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Blacklisted in Hollywood

An example of Communist influence in the movie industry in Hollywood was the contribution to the script for "Action in the North Atlantic," a film in which an airplane appeared that frightened the crew until they saw that it was a Soviet plane. Looking up, Humphrey Bogart exclaimed, "It's one of ours." Another example of communist input in the movies was the film Objective Burma, the original story written by one of the Hollywood Ten, Alvah Bessie. Bessie was not programmed to create Marxist tracts. Objective Burma was a patriotic work that won an Academy Award nomination.

(Alvah Bessie, by the way, compared himself to Ernest Hemmingway. Both were anti-fascist and in Spain during its civil war. But Bessie was more of a fighter. More than write, he was a machine-gunner on the side of the republic, against Franco. Following Men In Battle.)

Two writers called to testify before the House Committee on UnAmerican activities were Ring Lardner Jr., who had worked on Forever Amber and Laura, and Dalton Trumbo, who had worked on Thirty Seconds over Tokyo. They were blacklisted along with Bessie. The blacklisted director, Edward Dmytryk, had made Back to Bataan and Murder My Sweet. Another blacklisted writer, Albert Maltz, had worked on Pride of the Marines and Destination Tokyo.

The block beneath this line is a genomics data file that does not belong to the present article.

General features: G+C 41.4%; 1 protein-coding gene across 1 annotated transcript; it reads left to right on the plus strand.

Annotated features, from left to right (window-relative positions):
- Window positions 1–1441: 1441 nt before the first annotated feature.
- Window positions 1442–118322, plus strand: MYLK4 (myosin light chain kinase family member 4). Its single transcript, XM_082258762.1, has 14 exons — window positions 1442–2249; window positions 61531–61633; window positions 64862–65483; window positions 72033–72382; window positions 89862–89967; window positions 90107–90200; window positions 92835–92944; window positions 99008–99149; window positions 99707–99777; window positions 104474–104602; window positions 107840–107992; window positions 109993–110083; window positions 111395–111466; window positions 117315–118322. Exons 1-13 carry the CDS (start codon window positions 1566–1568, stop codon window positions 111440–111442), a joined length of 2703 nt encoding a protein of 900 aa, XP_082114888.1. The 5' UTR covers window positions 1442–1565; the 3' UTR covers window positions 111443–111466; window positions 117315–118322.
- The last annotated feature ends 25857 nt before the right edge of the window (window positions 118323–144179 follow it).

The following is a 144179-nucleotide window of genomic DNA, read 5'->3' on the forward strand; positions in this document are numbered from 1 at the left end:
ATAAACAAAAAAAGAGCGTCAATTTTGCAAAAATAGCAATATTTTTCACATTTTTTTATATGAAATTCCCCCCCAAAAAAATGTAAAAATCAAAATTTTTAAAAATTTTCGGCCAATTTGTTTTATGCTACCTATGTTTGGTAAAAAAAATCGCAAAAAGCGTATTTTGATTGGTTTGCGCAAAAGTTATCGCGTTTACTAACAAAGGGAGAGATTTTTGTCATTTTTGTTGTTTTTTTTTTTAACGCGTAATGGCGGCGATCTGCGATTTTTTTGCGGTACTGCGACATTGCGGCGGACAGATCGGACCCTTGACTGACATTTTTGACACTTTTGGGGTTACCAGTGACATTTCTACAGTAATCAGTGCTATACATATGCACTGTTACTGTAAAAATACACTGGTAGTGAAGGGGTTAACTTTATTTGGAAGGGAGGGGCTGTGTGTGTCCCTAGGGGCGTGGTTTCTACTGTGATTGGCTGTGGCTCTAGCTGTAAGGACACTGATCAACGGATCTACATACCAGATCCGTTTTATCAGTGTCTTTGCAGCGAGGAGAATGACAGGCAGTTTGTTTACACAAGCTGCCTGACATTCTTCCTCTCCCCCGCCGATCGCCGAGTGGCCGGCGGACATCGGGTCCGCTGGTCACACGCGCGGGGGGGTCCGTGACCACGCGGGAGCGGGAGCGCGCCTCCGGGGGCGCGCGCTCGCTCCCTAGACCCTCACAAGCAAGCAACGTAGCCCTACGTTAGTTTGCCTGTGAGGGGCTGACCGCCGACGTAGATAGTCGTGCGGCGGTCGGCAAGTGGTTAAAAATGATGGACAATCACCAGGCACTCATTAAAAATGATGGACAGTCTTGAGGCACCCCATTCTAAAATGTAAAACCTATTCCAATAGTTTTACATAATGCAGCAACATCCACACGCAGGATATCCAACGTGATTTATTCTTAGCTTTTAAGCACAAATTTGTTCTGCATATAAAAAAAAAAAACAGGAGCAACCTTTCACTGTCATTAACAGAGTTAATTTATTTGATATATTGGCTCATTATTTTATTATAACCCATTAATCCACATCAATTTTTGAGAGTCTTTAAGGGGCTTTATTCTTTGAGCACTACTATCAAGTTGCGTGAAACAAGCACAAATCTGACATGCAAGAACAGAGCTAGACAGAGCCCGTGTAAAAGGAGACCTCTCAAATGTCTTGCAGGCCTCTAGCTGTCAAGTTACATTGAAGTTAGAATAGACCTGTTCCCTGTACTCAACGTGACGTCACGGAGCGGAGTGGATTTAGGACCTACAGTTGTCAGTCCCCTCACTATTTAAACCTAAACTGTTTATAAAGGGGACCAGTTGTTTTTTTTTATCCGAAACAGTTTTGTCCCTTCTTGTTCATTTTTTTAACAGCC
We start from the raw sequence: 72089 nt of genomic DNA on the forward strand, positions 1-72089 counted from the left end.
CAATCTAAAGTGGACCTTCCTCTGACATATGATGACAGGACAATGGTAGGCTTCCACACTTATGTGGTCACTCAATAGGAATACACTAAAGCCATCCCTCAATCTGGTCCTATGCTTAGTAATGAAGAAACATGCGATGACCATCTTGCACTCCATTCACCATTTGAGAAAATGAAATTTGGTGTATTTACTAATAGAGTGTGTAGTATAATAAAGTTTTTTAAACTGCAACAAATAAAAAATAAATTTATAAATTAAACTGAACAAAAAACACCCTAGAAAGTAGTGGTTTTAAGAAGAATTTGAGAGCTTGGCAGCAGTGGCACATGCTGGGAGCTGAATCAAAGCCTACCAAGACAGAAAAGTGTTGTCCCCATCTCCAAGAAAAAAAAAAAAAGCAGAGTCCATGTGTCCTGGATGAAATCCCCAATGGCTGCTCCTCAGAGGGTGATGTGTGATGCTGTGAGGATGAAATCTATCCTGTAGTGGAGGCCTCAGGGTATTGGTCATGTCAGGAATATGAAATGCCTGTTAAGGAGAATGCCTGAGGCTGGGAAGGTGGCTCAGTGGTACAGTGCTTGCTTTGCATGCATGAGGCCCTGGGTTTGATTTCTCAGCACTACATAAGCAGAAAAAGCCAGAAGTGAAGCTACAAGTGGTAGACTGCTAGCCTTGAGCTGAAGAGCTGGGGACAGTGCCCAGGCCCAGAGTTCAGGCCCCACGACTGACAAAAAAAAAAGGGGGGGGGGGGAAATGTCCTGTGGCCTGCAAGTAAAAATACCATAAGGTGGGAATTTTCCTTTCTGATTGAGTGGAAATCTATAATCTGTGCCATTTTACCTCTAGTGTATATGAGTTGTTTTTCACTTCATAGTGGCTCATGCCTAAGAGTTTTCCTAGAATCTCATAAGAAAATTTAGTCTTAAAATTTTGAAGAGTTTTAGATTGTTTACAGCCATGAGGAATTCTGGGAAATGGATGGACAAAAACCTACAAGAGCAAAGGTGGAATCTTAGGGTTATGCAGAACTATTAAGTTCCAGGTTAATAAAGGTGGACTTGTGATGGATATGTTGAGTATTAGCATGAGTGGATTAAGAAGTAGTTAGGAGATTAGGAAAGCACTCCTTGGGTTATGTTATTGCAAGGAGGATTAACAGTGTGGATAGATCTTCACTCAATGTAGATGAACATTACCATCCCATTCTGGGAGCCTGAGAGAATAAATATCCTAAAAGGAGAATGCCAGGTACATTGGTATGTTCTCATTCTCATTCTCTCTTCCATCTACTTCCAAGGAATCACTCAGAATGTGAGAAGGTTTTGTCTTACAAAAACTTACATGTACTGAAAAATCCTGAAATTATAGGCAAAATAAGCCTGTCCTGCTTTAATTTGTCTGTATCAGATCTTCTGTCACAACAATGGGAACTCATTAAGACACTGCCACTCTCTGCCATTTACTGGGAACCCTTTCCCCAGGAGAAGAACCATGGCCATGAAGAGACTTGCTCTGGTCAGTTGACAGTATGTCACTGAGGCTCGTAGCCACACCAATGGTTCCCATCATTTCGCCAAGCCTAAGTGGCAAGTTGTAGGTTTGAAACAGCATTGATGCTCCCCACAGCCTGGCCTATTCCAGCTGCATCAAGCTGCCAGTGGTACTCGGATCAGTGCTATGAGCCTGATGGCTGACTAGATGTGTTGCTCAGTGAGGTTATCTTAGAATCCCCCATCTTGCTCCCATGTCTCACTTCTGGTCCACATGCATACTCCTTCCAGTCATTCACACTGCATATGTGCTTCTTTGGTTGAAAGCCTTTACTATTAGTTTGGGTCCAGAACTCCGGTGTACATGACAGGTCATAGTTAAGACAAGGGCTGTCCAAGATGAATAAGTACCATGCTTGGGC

Maltz had incurred the wrath of other Communists in Hollywood, including Alvah Bessie, for complaining that the Communist Party was too supportive of restricting intellectual freedom, a freedom he thought to be part of the Marxist ideal.

The issue faced by those ordered to appear before Congress was the right to be a communist and work as an artist – freedom of speech. Their exposure before Congress motivated blacklisting by studio executives, who put up the money for making films. It was not Congress that blacklisted; it was the studios, afraid of public opinion. If those who were communist had openly admitted that they were communist it would have pointed to the issue involved and not reinforced the stereotype of communists being sneaky, and they would not have suffered worse consequences. But they chose the alternative strategy of non-cooperation. They chose to be combative, which made them look more like troublemakers and also left those who were not communists more vulnerable to suspicions that they were.

Copyright © 2005-2015 by Frank E. Smitha. All rights reserved